In this interview with CalvinAyre.com’s Stephanie Raquel, Derik Mooberry of Scientific Games explains how mass market shapes iGaming products.
Products are shaped by consumer demand. Companies produce products that they think will be patronized by many. That’s why many companies devote resources to research, in order to understand the behavior and spending pattern of consumers.
The good thing about consumer-determined products is that they drive suppliers to innovate their offerings.
Case in point are the electronic table games in Macau. During Macau’s heyday, gambling suppliers have developed more offerings intended for VIPs since these clients were the ones bringing in money to the business.
This, however, changed when Beijing launched a corruption crackdown and high rollers were forced to avoid Macau. The exodus of VIP gamblers prompted gaming operators and suppliers to change their business strategy by focusing on the mass market.
Derik Mooberry of Scientific Games pointed out that product innovation has been the key for gaming operators to tap into the potential of Macau’s mass market. He said gaming technology providers such as Scientific Games have been working with gambling operators to entice the mass market to gamble.
“As a manufacturer, I think it provides opportunity to show are innovation and highlight a lot of the new products and features we’ve been working on,” Mooberry told CalvinAyre.com. “I think, as the market here in Macau evolves, and you get more of the mass market consumer, I think slots, which have historically been a small percentage of play here, I think we could look to see that evolve and I think you could see new styles of machines, new play mechanics, new form factors, that makes it more exciting for the operators as well.”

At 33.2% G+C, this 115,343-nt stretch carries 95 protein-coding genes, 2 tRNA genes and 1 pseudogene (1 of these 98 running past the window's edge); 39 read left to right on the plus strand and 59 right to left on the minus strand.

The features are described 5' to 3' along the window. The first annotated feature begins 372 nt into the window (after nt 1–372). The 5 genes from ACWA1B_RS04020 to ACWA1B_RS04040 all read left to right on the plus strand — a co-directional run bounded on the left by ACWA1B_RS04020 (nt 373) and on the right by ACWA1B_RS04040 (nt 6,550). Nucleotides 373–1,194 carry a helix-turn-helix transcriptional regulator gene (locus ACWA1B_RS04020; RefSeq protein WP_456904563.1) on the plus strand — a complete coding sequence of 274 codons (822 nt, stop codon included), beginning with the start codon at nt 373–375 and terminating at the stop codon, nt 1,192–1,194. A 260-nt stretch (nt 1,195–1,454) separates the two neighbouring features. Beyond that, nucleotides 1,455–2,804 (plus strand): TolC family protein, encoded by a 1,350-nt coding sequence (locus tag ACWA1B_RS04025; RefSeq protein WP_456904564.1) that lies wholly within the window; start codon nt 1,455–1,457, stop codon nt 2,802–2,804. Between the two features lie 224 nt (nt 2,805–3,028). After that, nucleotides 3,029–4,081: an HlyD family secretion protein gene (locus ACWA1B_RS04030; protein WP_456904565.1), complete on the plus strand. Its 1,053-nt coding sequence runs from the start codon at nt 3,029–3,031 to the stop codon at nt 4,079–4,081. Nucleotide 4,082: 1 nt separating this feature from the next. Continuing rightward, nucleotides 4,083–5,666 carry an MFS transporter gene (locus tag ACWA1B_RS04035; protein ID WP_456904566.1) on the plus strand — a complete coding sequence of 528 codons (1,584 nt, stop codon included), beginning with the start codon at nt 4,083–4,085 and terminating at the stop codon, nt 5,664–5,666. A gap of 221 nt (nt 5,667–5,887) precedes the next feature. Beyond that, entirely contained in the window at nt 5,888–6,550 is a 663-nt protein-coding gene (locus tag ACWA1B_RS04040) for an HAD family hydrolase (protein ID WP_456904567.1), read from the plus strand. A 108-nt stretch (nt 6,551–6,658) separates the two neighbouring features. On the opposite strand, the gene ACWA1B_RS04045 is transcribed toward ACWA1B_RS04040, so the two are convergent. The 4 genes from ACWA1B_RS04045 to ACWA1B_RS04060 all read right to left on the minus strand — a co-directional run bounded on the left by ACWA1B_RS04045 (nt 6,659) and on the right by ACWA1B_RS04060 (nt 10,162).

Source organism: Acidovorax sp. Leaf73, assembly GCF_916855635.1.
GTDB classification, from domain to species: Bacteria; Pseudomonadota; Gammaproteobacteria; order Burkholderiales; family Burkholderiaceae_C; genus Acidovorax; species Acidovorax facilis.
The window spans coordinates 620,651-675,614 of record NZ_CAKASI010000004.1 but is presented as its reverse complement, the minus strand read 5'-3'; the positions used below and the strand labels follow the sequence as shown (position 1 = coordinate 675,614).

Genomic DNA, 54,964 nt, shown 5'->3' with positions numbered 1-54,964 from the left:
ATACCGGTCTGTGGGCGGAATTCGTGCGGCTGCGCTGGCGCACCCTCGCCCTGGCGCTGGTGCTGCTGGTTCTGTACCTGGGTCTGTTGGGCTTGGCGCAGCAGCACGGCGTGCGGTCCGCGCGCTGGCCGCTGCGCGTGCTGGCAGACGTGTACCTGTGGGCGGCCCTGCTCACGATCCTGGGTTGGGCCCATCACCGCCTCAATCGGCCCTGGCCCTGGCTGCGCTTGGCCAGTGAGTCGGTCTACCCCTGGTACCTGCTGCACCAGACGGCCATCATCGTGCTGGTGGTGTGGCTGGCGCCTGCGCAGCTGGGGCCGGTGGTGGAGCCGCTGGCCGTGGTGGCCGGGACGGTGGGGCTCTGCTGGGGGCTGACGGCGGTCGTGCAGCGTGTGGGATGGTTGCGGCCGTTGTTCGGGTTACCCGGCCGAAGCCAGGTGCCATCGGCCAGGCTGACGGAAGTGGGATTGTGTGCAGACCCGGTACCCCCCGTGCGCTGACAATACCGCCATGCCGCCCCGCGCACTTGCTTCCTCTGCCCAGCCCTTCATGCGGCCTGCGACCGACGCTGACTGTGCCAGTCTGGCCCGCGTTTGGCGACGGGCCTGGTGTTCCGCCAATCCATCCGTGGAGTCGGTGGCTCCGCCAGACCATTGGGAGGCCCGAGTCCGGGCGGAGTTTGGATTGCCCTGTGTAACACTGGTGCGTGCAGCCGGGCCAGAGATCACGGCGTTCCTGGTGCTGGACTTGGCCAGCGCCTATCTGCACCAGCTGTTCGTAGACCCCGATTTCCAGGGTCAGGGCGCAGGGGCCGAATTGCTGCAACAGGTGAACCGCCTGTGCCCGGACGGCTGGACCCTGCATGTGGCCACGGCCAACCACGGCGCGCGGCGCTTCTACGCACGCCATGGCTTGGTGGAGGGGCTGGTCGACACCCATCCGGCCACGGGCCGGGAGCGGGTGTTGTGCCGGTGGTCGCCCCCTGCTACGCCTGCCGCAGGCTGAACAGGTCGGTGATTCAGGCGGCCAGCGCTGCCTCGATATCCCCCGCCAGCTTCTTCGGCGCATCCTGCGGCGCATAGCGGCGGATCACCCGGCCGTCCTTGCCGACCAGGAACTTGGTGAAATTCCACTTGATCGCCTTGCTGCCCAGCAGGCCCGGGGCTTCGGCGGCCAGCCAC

Mooberry said electronic table games are designed so as not to intimidate the mass market, partly by adding lower bet options for them. This allows a different price point, which he said is more efficient.
“From a consumer perspective, it gives you the benefit of playing in what I call ‘a non-intimidating format.’ Live table games, if you are not used to them, can be very intimidating,” he said. “So as you think about mass market, then that provides benefit to them. So, you really have a win-win situation for both the operator and the consumer.”
At present, Mooberry said that electronic games are booming and expanding from Asia to the Americas and Europe. He predicts that products will continue to evolve especially now that the world becomes more digital.
“I think that is an expectation that will evolve in most markets around the world. It just really becomes a question of time,” he said.